given standardization and cross-browser implementation of those APIs (or
a server-side proxy).
Andrew doesn't come out and say it, but I read his message to imply that
the work required to address Thunderbird's technical debt remains
daunting, and it would be more promising (in terms of the work required,
but also because of a greater potential for impact) to generalize the
FxOS app to the web.
|Re: Thunderbird, the future, mozilla-central and comm-central||Mitchell Baker||12/1/15 10:57 AM|
This is indeed the same discussion, and we continue to share the same
difference in viewpoints and appropriate action.
Also, I note that the point of my post is that relying on shared
infrastructure -- by which I meant build and release, etc -- doesn't
make sense. The question of whether Mozilla Foundation is the right
infrastructure for a home for Thunderbird is a different question, and
currently much more open.
|Re: Thunderbird, the future, mozilla-central and comm-central||martin...@gmail.com||12/2/15 2:05 AM|
PLEASE don't do this. I and many of my colleagues depend on Thunderbird; there's no decent comparable alternative on Linux. Firefox is my browser of choice, but I could get by without it; I can't get by without Thunderbird.
A happy user for YEARS.
> good, which I also share. However, point 2 above -- "Neither project can
> focus wholeheartedly on what is best for it" -- is the most important> good overall if it causes all of our products -- Firefox, other
> web-driven products and Thunderbird -- to fall short of what we can
|Re: Thunderbird, the future, mozilla-central and comm-central||niklas....@gmail.com||12/2/15 9:12 AM|
Re-write Thunderbird in AngularJS and make it a first-class html5-citizen.
As Thunderbird is a pretty complex piece of software it would also make a great base-line for Firefox ability to run apps in the browser.
|Re: Thunderbird, the future, mozilla-central and comm-central||jlphill...@gmail.com||12/2/15 10:31 AM|
> good, which I also share. However, point 2 above -- "Neither project can
> focus wholeheartedly on what is best for it" -- is the most important> good overall if it causes all of our products -- Firefox, other
> web-driven products and Thunderbird -- to fall short of what we can
I find it very disheartening to hear this. I have been using Thunderbird for many years. I don't even know how many. Over the years I have introduced Thunderbird to several others. If Thunderbird disappears there is no viable alternative. While many have gone to web based email, there is definitely a need for stable email clients like Thunderbird. Ever web based email system I have tested were really miserable. Recently I researched the possibility of another email client and found NONE that came close to the capability of Thunderbird. I would even be willing to pay a reasonable amount for Thunderbird to continue.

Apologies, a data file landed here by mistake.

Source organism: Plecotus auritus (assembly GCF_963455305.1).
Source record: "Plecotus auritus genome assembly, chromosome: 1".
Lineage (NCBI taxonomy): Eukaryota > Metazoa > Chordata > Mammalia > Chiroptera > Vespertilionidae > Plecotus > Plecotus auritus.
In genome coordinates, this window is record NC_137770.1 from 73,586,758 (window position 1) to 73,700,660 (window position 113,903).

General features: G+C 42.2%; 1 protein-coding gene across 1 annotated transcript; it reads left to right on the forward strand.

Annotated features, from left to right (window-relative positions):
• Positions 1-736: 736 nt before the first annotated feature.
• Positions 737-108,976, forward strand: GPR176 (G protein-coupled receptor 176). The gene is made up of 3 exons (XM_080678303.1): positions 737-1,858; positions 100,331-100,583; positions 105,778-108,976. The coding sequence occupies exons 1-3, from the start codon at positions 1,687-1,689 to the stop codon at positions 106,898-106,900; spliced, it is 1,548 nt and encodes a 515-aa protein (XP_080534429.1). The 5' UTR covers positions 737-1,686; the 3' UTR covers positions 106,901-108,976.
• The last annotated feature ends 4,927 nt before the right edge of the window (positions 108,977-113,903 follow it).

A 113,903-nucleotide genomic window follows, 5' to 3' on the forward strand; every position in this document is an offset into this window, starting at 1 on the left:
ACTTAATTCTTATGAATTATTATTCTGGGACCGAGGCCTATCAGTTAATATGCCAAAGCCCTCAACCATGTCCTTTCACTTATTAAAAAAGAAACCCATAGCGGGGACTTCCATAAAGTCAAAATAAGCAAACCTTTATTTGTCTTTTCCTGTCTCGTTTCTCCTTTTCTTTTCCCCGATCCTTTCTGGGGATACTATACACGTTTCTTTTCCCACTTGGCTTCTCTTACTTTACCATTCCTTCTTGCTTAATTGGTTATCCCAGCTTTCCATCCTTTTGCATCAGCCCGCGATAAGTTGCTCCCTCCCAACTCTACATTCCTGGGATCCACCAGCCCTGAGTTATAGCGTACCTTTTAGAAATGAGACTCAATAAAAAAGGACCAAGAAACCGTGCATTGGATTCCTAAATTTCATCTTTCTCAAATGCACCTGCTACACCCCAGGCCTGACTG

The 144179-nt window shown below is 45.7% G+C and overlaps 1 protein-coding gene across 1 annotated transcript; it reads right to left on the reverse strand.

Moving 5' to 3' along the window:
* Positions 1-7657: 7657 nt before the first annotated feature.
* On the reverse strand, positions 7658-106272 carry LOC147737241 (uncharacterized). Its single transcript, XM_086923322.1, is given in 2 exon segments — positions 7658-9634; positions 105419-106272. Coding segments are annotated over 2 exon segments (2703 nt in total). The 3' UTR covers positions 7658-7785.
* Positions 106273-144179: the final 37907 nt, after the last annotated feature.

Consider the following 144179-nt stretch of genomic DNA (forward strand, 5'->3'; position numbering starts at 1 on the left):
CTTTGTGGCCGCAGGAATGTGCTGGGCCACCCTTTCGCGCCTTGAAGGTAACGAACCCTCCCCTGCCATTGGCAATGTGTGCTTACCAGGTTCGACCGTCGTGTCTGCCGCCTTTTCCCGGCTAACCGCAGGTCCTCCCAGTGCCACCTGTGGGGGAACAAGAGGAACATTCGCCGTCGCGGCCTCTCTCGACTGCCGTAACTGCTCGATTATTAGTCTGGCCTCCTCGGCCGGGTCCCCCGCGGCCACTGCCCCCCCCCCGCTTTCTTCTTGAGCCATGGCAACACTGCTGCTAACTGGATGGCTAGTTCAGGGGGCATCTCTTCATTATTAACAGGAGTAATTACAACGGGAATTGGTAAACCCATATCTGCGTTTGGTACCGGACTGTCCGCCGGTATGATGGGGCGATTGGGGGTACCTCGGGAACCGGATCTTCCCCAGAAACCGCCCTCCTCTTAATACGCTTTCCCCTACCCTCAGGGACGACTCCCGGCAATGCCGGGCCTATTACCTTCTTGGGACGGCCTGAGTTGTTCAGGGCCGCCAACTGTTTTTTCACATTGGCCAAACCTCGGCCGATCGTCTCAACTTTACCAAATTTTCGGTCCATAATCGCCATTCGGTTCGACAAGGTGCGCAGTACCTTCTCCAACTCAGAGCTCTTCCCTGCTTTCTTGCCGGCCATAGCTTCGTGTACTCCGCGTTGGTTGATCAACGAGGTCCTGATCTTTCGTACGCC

|Re: Thunderbird, the future, mozilla-central and comm-central||Henri Sivonen||12/3/15 4:02 AM|
On Tue, Dec 1, 2015 at 2:47 PM, Andrew SutherlandIs that the plan of record that the Thunderbird devs agree on
executing given resources?
In the tb-planning thread Mailpile was mentioned, but when looking at
the archives, I failed to see the point addressed. How do Thunderbird
devs see the benefits of Thunderbird rewritten as a local HTML + Web
API JS app compared to Mailpile running locally with a general-purpose
browser (or, hypothetically, Mailpile running locally with a
special-purpose bundled browser engine or system WebView)?
If you look at the contexts where Thunderbird has been recommended by
someone over the last couple of years, the context often seems to have
been privacy and end-to-end encryption in general and Enigmail+GPG in
Even though there is a lot to criticize about OpenPGP in general and
GPG in particular, it seems to me that making OpenPGP a feature that
is easy to use (to the extent the OpenPGP paradigm allows) and
available by default is the angle that allows a locally-run MUA to
make the most impact in a world where Gmail is otherwise winning on
In that sense, I think Mozilla's GPL-avoiding license policy has hurt
Thunderbird and it would have been better for Thunderbird to have
bundled GPG and to have designed the UI for it right into the main
product itself ages ago instead of leaving it to an extension.
Mozilla's license policy seems to cater to the use case that a
Netscape engine can be embedded into proprietary software such as an